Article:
300 S Chandler Village Drive, Chandler, AZ 85226 - United States
The Chandler Museum is a cultural destination unlike any other with engaging, community-focused programs and forums, as well as world-class traveling exhibits.
The museum is a 10,000-square-foot facility just north of the historic McCullough-Price house with nearly 13,000 square feet of outdoor spaces, including a 10,000 square-foot courtyard that ties the two buildings together and provides a shaded gathering place for visitors and outdoor programming.
Renovations to the historic house created a formal state-of-the-art research and archive site for the Museum while maintaining its status on the National Register of Historic Places. Together, the project establishes a City of Chandler iconic cultural facility with easy to access to the 101 and 202 freeways, in close proximity to vast shopping and dining options, and a growing area that is being developed for residents and tourism.
Bigger than Boxing: Zora Folley and the 1967 Heavyweight Title
Aug. 25, 2020 - Feb. 13, 2022
March 22, 1967, Madison Square Garden, New York City. Two men face off in the ring for the Heavyweight Championship of the World. In the blue corner, the Champ, Muhammad Ali. In the red corner, the Challenger from Chandler, Arizona, Zora Folley.
What follows is a fight at the crossroads of race, religion, sport, and the politics of the 1960s. Bigger than Boxing features the stories of these two boxers, the circumstances that weighed heavy on each man, and the fight that was a turning point in both of their careers.
Black and White in Black and White: Images of Dignity, Hope, and Diversity in America
June 29 - Oct. 17, 2021
At the turn of the 20th-century, many African Americans across the country embraced the “New Negro Movement,” which set the stage for the Harlem Renaissance. No one better captured the essence of this time of advancement than African American photographer John Johnson. This exhibition includes thirty-one large-scale black and white photographs captured by Johnson from 1910 to 1925.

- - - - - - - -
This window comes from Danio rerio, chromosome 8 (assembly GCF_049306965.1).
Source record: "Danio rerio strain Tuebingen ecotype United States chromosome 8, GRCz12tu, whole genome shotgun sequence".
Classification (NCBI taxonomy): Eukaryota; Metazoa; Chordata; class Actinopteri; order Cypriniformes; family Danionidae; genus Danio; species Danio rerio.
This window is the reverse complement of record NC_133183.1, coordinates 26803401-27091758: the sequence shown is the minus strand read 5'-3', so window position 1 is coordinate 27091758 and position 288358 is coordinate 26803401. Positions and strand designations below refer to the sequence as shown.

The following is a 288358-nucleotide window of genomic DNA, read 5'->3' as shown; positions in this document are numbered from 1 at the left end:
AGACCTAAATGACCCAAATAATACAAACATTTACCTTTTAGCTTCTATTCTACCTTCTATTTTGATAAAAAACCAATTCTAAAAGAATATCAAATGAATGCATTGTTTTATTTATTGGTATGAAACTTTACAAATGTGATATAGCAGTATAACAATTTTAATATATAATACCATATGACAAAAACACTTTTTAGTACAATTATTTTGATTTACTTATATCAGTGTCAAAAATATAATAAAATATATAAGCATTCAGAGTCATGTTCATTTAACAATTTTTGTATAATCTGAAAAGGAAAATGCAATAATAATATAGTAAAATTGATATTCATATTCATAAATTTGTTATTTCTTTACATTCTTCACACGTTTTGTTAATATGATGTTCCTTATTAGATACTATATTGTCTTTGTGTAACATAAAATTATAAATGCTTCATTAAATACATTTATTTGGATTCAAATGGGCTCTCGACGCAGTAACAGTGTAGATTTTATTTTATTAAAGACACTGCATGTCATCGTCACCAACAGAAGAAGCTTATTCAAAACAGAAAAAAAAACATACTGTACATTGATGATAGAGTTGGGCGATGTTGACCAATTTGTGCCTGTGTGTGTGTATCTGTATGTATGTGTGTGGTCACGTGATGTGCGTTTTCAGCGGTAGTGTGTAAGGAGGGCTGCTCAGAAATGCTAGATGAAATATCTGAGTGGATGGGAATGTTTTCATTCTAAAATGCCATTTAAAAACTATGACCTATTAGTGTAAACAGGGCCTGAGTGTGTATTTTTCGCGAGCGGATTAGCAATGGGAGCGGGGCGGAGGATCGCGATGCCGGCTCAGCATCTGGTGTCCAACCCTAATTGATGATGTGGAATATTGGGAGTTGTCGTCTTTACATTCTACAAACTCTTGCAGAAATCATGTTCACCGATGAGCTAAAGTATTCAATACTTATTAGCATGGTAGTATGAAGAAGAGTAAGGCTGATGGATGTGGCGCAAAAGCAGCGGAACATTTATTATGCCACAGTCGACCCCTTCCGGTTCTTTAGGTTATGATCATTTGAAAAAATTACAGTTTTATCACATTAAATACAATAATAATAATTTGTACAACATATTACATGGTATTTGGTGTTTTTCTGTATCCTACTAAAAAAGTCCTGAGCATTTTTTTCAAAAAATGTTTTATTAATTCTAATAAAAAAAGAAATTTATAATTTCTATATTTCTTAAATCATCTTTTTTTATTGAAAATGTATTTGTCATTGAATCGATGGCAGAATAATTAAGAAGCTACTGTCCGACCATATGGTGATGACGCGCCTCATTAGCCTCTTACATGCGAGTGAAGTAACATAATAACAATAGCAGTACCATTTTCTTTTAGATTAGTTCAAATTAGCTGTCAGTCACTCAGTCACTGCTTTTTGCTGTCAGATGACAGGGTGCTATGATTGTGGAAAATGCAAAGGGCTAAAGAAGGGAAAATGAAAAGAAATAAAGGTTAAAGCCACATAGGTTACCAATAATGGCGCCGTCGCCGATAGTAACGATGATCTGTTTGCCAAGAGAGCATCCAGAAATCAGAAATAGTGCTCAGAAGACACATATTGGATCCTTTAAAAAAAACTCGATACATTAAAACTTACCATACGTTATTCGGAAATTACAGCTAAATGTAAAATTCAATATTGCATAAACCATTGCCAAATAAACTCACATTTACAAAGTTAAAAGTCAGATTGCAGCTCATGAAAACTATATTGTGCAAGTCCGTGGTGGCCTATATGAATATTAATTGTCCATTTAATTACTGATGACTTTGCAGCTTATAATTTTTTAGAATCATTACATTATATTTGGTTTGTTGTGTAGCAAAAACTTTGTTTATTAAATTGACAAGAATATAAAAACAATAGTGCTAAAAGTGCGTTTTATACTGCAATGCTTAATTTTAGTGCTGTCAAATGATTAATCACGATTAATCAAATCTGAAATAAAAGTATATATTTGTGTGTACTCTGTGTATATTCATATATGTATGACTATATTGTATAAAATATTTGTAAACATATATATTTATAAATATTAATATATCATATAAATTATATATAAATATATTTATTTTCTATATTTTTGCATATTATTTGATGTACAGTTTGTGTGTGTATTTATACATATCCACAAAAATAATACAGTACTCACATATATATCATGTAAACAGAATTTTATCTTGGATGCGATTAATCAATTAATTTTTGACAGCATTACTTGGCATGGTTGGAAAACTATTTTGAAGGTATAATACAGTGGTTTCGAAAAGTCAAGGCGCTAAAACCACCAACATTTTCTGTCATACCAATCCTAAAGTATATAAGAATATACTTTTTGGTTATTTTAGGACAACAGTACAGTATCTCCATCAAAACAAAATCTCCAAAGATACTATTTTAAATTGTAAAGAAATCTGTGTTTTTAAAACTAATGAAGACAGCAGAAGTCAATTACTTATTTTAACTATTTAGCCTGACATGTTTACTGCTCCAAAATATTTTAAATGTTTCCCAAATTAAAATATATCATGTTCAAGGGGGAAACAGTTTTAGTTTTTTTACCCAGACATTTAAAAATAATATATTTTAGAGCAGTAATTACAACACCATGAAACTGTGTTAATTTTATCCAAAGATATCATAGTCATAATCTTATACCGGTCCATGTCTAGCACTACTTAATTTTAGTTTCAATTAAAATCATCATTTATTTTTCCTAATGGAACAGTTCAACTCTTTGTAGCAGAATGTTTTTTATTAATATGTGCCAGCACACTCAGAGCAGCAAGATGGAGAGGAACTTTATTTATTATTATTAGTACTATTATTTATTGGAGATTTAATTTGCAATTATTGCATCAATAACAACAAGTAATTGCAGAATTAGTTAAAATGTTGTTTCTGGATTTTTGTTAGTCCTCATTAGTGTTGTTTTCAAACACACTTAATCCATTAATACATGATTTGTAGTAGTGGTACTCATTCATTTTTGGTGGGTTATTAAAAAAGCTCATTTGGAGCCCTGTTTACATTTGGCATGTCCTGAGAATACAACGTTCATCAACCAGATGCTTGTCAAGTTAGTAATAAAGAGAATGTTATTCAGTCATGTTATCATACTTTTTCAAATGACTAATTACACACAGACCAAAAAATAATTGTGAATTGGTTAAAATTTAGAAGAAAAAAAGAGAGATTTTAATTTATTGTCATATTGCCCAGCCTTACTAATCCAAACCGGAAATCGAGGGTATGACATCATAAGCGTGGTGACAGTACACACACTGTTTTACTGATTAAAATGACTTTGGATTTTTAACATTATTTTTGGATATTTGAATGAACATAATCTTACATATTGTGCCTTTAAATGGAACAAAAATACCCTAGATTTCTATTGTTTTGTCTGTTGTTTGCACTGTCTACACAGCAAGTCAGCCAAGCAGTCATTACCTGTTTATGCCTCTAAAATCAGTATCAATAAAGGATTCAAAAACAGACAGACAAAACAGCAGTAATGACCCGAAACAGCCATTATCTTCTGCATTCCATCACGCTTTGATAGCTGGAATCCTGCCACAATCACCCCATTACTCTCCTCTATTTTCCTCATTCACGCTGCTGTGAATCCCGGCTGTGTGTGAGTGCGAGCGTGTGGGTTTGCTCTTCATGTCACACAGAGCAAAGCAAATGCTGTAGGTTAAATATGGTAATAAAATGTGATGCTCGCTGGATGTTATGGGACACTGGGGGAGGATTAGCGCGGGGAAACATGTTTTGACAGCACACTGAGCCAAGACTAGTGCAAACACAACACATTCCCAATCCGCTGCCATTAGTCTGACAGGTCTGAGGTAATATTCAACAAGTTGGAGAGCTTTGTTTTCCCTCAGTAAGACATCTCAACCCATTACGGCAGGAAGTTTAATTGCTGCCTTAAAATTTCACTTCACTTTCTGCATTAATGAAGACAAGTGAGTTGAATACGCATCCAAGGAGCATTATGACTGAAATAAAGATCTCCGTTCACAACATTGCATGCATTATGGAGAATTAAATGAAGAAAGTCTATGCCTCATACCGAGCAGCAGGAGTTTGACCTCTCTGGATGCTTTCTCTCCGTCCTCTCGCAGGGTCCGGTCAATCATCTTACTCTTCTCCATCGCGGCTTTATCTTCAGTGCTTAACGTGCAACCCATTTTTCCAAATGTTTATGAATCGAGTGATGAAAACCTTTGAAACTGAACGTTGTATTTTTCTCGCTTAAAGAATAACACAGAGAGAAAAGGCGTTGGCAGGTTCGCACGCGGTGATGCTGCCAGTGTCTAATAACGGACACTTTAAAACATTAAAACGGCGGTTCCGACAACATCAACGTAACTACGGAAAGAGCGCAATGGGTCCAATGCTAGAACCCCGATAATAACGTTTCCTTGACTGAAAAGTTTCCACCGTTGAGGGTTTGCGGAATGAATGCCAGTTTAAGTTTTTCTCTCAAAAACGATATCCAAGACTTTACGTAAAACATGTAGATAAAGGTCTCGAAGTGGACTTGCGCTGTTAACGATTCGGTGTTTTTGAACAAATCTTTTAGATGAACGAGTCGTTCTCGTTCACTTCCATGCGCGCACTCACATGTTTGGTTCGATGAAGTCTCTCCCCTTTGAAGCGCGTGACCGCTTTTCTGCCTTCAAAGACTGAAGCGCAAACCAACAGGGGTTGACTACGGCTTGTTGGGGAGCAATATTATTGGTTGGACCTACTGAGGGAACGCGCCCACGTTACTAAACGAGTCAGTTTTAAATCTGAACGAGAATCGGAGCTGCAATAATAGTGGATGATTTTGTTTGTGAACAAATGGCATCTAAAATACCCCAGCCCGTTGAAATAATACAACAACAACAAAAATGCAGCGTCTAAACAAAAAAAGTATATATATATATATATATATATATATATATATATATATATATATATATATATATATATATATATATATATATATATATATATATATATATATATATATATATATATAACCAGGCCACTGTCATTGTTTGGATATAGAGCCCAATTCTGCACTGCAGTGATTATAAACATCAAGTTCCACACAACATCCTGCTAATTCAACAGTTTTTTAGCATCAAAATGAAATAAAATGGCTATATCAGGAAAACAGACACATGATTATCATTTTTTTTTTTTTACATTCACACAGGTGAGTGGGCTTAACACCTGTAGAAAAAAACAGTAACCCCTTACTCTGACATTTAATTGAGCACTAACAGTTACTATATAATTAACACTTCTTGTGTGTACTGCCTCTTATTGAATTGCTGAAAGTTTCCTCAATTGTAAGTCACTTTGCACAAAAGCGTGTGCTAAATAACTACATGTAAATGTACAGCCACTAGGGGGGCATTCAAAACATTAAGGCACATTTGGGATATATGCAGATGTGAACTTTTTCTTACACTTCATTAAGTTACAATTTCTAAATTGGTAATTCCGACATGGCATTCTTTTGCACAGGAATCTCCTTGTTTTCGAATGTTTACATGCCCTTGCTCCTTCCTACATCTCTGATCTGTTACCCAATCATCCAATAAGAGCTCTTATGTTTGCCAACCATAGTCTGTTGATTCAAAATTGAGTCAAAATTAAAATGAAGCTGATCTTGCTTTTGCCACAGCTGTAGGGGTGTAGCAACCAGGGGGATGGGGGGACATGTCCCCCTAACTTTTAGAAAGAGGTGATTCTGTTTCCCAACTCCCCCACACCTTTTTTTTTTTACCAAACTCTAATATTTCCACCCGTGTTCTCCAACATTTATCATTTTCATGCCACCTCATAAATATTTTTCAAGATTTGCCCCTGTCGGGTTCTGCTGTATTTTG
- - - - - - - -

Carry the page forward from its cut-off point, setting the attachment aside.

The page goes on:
Black and White in Black and White: Images of Dignity, Hope, and Diversity in America is curated by Douglas Keister, presented with support from California State University, Chico, and traveled by Exhibit Envoy.
September 11, 2001: The Day That Changed the World
Sept. 11 - Oct. 10
Twenty years after the attacks, with terrorism still a threat today, the events of 9/11 and its aftermath remind us that we may never be able to prevent all the actions of people intent on harming others, but we do have control over how we respond to such events. Whether by volunteering in our local communities, serving our nation in the military, caring for the sick, or through other efforts, all of us can help build the world in which we want to live. As we witness history unfolding in our own time, the ways we choose to respond—both large and small—can demonstrate the best of human nature after even the worst of days.
This educational exhibition recounts the events of September 11, 2001, through the personal stories of those who witnessed and survived the attacks. Told across 14 posters, this exhibition includes archival photographs and images of artifacts from the 9/11 Memorial Museum’s permanent collection.
This 9/11 Memorial & Museum curated exhibition reflects the core pillars of commemoration, education, and inspiration as we prepare to observe the 20th anniversary of the 9/11 attacks.
Participation in Museum Day is open to any tax-exempt or governmental museum or cultural venue on a voluntary basis. Smithsonian magazine encourages museum visitation, but is not responsible for and does not endorse the content of the participating museums and cultural venues, and does not subsidize museums that participate.